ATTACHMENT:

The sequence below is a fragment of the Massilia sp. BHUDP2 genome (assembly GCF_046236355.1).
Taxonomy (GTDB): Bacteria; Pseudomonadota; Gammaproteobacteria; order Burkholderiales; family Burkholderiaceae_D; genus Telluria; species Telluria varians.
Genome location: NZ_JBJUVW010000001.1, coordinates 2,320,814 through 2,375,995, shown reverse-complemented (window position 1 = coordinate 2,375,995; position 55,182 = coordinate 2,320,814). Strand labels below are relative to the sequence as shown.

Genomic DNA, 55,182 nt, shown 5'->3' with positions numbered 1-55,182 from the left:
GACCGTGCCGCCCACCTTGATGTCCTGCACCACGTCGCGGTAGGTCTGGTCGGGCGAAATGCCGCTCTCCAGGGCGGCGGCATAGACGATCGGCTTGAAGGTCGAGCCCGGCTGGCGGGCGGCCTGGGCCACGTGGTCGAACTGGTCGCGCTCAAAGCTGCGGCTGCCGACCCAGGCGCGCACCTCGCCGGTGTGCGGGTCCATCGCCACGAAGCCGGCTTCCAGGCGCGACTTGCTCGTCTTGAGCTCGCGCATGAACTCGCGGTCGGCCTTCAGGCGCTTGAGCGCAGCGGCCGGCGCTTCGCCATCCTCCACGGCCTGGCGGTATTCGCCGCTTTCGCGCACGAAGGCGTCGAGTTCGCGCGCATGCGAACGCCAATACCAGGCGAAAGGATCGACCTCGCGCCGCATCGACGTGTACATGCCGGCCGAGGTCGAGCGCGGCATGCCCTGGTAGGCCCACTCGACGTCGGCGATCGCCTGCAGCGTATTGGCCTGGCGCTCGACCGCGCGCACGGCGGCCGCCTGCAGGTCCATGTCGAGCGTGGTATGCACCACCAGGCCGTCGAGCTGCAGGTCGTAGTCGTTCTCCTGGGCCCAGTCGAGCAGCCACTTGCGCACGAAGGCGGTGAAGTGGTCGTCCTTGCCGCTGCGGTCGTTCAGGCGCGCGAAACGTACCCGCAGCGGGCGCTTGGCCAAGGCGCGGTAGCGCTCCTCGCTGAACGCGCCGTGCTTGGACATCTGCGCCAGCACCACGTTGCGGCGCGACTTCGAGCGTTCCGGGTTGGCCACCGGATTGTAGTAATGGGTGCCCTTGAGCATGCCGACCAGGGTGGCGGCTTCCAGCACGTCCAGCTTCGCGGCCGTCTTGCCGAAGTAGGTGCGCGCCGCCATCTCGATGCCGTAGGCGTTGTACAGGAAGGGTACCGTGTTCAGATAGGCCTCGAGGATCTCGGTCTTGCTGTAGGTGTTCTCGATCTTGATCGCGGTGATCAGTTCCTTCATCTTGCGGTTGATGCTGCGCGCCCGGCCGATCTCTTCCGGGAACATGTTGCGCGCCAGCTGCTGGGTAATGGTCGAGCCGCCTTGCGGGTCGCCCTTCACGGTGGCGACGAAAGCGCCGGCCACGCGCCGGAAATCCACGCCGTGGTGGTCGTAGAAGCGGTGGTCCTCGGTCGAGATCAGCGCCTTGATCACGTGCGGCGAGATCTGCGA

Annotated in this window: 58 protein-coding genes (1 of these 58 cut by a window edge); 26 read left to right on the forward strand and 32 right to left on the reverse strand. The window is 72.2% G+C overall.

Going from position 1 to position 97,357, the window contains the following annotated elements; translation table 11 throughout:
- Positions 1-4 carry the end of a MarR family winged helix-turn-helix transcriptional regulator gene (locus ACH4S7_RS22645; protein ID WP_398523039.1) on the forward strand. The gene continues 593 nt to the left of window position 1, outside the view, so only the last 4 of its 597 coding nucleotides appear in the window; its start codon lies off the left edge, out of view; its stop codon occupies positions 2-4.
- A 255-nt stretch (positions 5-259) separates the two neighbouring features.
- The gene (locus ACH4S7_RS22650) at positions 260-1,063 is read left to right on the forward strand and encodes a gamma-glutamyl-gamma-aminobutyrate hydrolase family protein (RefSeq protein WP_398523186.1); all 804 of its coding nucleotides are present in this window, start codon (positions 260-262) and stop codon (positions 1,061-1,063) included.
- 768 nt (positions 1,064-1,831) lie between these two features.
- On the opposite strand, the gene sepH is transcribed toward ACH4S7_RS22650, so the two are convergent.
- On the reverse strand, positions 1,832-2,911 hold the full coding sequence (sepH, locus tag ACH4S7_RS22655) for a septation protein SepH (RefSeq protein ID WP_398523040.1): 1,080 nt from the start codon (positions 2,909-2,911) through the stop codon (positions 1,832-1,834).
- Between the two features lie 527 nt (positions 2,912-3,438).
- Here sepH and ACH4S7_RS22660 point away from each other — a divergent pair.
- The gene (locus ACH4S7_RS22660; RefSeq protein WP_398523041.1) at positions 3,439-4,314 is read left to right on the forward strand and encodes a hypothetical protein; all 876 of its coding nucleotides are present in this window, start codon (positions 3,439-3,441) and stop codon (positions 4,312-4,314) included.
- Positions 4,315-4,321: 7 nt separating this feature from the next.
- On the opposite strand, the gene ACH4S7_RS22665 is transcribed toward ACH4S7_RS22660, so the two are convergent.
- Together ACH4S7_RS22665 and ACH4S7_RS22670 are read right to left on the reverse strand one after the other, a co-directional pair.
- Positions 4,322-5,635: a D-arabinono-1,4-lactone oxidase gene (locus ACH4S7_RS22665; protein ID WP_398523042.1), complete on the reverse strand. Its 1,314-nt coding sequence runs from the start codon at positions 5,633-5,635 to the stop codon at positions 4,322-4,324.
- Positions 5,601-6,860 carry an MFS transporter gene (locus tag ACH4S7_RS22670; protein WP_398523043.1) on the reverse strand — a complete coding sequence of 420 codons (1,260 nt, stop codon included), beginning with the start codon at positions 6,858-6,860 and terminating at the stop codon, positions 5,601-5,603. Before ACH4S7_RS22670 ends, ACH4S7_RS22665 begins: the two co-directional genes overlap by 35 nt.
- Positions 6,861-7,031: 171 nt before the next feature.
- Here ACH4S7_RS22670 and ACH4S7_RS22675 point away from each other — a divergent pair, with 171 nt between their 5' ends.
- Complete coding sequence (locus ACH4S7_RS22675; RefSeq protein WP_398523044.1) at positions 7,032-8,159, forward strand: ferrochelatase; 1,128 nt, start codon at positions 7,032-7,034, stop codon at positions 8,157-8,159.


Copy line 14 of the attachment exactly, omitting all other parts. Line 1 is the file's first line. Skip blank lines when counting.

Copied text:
- Between the two features lie 527 nt (positions 2,912-3,438).